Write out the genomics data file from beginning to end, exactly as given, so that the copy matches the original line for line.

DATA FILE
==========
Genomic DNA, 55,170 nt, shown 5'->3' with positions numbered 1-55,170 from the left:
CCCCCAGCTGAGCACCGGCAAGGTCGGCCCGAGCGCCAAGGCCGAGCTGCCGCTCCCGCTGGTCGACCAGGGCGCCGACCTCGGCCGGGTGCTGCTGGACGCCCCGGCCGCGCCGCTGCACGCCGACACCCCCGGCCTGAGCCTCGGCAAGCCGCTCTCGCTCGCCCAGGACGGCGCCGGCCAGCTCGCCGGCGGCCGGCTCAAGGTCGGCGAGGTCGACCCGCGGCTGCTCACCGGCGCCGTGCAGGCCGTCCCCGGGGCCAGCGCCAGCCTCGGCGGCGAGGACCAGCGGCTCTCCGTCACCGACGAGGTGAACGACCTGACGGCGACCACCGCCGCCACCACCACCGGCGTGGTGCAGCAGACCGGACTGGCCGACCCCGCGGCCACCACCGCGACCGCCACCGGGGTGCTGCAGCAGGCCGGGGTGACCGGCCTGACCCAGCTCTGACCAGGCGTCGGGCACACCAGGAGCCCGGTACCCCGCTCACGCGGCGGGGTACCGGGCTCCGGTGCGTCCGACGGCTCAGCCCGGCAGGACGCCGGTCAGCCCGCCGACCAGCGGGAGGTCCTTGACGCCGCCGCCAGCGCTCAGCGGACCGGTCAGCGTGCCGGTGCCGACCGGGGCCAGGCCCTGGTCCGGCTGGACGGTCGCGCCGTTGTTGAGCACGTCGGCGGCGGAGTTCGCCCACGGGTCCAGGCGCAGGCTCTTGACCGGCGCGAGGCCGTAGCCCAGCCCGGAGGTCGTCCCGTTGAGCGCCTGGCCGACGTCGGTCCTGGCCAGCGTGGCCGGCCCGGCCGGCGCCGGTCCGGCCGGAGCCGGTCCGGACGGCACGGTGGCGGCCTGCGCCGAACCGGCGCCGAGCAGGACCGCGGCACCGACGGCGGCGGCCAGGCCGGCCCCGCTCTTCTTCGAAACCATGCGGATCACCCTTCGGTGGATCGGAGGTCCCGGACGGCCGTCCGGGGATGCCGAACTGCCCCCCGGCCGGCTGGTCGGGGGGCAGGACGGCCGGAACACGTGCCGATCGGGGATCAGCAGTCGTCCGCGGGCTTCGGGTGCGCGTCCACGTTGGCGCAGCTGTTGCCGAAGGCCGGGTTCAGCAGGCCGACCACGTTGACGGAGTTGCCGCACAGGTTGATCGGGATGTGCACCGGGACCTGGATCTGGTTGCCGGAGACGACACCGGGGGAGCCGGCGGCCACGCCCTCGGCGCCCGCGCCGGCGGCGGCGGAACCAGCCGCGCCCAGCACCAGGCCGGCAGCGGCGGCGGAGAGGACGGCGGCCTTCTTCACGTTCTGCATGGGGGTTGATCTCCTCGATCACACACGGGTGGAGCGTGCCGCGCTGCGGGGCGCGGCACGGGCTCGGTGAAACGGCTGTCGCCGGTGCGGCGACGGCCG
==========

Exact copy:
Genomic DNA, 55,170 nt, shown 5'->3' with positions numbered 1-55,170 from the left:
CCCCCAGCTGAGCACCGGCAAGGTCGGCCCGAGCGCCAAGGCCGAGCTGCCGCTCCCGCTGGTCGACCAGGGCGCCGACCTCGGCCGGGTGCTGCTGGACGCCCCGGCCGCGCCGCTGCACGCCGACACCCCCGGCCTGAGCCTCGGCAAGCCGCTCTCGCTCGCCCAGGACGGCGCCGGCCAGCTCGCCGGCGGCCGGCTCAAGGTCGGCGAGGTCGACCCGCGGCTGCTCACCGGCGCCGTGCAGGCCGTCCCCGGGGCCAGCGCCAGCCTCGGCGGCGAGGACCAGCGGCTCTCCGTCACCGACGAGGTGAACGACCTGACGGCGACCACCGCCGCCACCACCACCGGCGTGGTGCAGCAGACCGGACTGGCCGACCCCGCGGCCACCACCGCGACCGCCACCGGGGTGCTGCAGCAGGCCGGGGTGACCGGCCTGACCCAGCTCTGACCAGGCGTCGGGCACACCAGGAGCCCGGTACCCCGCTCACGCGGCGGGGTACCGGGCTCCGGTGCGTCCGACGGCTCAGCCCGGCAGGACGCCGGTCAGCCCGCCGACCAGCGGGAGGTCCTTGACGCCGCCGCCAGCGCTCAGCGGACCGGTCAGCGTGCCGGTGCCGACCGGGGCCAGGCCCTGGTCCGGCTGGACGGTCGCGCCGTTGTTGAGCACGTCGGCGGCGGAGTTCGCCCACGGGTCCAGGCGCAGGCTCTTGACCGGCGCGAGGCCGTAGCCCAGCCCGGAGGTCGTCCCGTTGAGCGCCTGGCCGACGTCGGTCCTGGCCAGCGTGGCCGGCCCGGCCGGCGCCGGTCCGGCCGGAGCCGGTCCGGACGGCACGGTGGCGGCCTGCGCCGAACCGGCGCCGAGCAGGACCGCGGCACCGACGGCGGCGGCCAGGCCGGCCCCGCTCTTCTTCGAAACCATGCGGATCACCCTTCGGTGGATCGGAGGTCCCGGACGGCCGTCCGGGGATGCCGAACTGCCCCCCGGCCGGCTGGTCGGGGGGCAGGACGGCCGGAACACGTGCCGATCGGGGATCAGCAGTCGTCCGCGGGCTTCGGGTGCGCGTCCACGTTGGCGCAGCTGTTGCCGAAGGCCGGGTTCAGCAGGCCGACCACGTTGACGGAGTTGCCGCACAGGTTGATCGGGATGTGCACCGGGACCTGGATCTGGTTGCCGGAGACGACACCGGGGGAGCCGGCGGCCACGCCCTCGGCGCCCGCGCCGGCGGCGGCGGAACCAGCCGCGCCCAGCACCAGGCCGGCAGCGGCGGCGGAGAGGACGGCGGCCTTCTTCACGTTCTGCATGGGGGTTGATCTCCTCGATCACACACGGGTGGAGCGTGCCGCGCTGCGGGGCGCGGCACGGGCTCGGTGAAACGGCTGTCGCCGGTGCGGCGACGGCCG